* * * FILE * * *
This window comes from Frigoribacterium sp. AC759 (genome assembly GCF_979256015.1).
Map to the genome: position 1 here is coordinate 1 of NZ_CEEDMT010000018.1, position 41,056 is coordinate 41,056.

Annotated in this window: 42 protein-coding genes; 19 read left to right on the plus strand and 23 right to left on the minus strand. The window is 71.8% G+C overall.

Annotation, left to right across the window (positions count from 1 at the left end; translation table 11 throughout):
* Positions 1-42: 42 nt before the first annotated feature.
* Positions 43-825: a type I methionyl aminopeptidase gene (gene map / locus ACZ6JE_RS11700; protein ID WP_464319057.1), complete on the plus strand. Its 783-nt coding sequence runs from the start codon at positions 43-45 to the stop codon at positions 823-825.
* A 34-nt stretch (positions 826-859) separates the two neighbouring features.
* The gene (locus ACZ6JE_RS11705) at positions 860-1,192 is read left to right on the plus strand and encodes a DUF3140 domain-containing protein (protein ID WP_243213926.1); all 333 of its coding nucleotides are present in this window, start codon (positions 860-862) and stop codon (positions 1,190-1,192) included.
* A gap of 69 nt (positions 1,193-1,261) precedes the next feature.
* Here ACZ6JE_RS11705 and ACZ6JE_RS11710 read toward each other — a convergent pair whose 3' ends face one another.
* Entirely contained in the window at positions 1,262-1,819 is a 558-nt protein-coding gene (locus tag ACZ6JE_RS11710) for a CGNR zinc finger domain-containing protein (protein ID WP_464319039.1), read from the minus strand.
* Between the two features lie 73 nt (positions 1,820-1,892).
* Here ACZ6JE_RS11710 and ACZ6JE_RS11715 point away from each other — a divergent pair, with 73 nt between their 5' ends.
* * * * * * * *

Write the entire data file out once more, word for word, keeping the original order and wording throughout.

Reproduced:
This window comes from Frigoribacterium sp. AC759 (genome assembly GCF_979256015.1).
Map to the genome: position 1 here is coordinate 1 of NZ_CEEDMT010000018.1, position 41,056 is coordinate 41,056.

Annotated in this window: 42 protein-coding genes; 19 read left to right on the plus strand and 23 right to left on the minus strand. The window is 71.8% G+C overall.

Annotation, left to right across the window (positions count from 1 at the left end; translation table 11 throughout):
* Positions 1-42: 42 nt before the first annotated feature.
* Positions 43-825: a type I methionyl aminopeptidase gene (gene map / locus ACZ6JE_RS11700; protein ID WP_464319057.1), complete on the plus strand. Its 783-nt coding sequence runs from the start codon at positions 43-45 to the stop codon at positions 823-825.
* A 34-nt stretch (positions 826-859) separates the two neighbouring features.
* The gene (locus ACZ6JE_RS11705) at positions 860-1,192 is read left to right on the plus strand and encodes a DUF3140 domain-containing protein (protein ID WP_243213926.1); all 333 of its coding nucleotides are present in this window, start codon (positions 860-862) and stop codon (positions 1,190-1,192) included.
* A gap of 69 nt (positions 1,193-1,261) precedes the next feature.
* Here ACZ6JE_RS11705 and ACZ6JE_RS11710 read toward each other — a convergent pair whose 3' ends face one another.
* Entirely contained in the window at positions 1,262-1,819 is a 558-nt protein-coding gene (locus tag ACZ6JE_RS11710) for a CGNR zinc finger domain-containing protein (protein ID WP_464319039.1), read from the minus strand.
* Between the two features lie 73 nt (positions 1,820-1,892).
* Here ACZ6JE_RS11710 and ACZ6JE_RS11715 point away from each other — a divergent pair, with 73 nt between their 5' ends.